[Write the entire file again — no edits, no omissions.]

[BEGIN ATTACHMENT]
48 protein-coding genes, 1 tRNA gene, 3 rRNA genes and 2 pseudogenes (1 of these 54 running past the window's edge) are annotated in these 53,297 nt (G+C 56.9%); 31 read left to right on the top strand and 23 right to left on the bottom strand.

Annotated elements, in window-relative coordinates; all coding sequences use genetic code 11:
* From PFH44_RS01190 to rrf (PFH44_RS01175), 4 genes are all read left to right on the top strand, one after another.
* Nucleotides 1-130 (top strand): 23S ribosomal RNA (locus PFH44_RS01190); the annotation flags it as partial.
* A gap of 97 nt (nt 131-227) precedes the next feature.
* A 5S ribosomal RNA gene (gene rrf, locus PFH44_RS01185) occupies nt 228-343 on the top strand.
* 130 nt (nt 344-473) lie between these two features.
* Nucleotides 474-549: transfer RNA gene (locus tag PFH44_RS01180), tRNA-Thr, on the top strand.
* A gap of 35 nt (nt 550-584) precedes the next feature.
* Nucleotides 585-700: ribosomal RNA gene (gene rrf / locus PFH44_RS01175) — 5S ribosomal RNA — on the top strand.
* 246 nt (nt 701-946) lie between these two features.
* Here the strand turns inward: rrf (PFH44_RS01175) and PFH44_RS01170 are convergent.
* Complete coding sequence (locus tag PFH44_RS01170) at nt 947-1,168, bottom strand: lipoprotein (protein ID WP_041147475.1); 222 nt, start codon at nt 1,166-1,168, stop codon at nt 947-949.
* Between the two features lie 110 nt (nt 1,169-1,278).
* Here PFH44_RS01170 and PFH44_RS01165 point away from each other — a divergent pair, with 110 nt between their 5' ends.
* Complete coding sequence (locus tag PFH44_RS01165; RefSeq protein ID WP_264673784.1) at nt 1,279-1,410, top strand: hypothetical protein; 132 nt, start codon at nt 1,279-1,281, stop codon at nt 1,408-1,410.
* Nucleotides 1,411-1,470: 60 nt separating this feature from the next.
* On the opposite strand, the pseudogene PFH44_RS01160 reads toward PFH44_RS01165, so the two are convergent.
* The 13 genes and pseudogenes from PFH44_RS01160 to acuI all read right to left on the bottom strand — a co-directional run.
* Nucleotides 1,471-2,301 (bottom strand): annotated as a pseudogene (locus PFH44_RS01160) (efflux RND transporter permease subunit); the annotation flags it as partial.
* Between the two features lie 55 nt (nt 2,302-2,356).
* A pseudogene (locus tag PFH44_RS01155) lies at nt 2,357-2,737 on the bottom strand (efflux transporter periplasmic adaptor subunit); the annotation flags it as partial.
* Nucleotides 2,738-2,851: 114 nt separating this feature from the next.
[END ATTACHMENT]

48 protein-coding genes, 1 tRNA gene, 3 rRNA genes and 2 pseudogenes (1 of these 54 running past the window's edge) are annotated in these 53,297 nt (G+C 56.9%); 31 read left to right on the top strand and 23 right to left on the bottom strand.

Annotated elements, in window-relative coordinates; all coding sequences use genetic code 11:
* From PFH44_RS01190 to rrf (PFH44_RS01175), 4 genes are all read left to right on the top strand, one after another.
* Nucleotides 1-130 (top strand): 23S ribosomal RNA (locus PFH44_RS01190); the annotation flags it as partial.
* A gap of 97 nt (nt 131-227) precedes the next feature.
* A 5S ribosomal RNA gene (gene rrf, locus PFH44_RS01185) occupies nt 228-343 on the top strand.
* 130 nt (nt 344-473) lie between these two features.
* Nucleotides 474-549: transfer RNA gene (locus tag PFH44_RS01180), tRNA-Thr, on the top strand.
* A gap of 35 nt (nt 550-584) precedes the next feature.
* Nucleotides 585-700: ribosomal RNA gene (gene rrf / locus PFH44_RS01175) — 5S ribosomal RNA — on the top strand.
* 246 nt (nt 701-946) lie between these two features.
* Here the strand turns inward: rrf (PFH44_RS01175) and PFH44_RS01170 are convergent.
* Complete coding sequence (locus tag PFH44_RS01170) at nt 947-1,168, bottom strand: lipoprotein (protein ID WP_041147475.1); 222 nt, start codon at nt 1,166-1,168, stop codon at nt 947-949.
* Between the two features lie 110 nt (nt 1,169-1,278).
* Here PFH44_RS01170 and PFH44_RS01165 point away from each other — a divergent pair, with 110 nt between their 5' ends.
* Complete coding sequence (locus tag PFH44_RS01165; RefSeq protein ID WP_264673784.1) at nt 1,279-1,410, top strand: hypothetical protein; 132 nt, start codon at nt 1,279-1,281, stop codon at nt 1,408-1,410.
* Nucleotides 1,411-1,470: 60 nt separating this feature from the next.
* On the opposite strand, the pseudogene PFH44_RS01160 reads toward PFH44_RS01165, so the two are convergent.
* The 13 genes and pseudogenes from PFH44_RS01160 to acuI all read right to left on the bottom strand — a co-directional run.
* Nucleotides 1,471-2,301 (bottom strand): annotated as a pseudogene (locus PFH44_RS01160) (efflux RND transporter permease subunit); the annotation flags it as partial.
* Between the two features lie 55 nt (nt 2,302-2,356).
* A pseudogene (locus tag PFH44_RS01155) lies at nt 2,357-2,737 on the bottom strand (efflux transporter periplasmic adaptor subunit); the annotation flags it as partial.
* Nucleotides 2,738-2,851: 114 nt separating this feature from the next.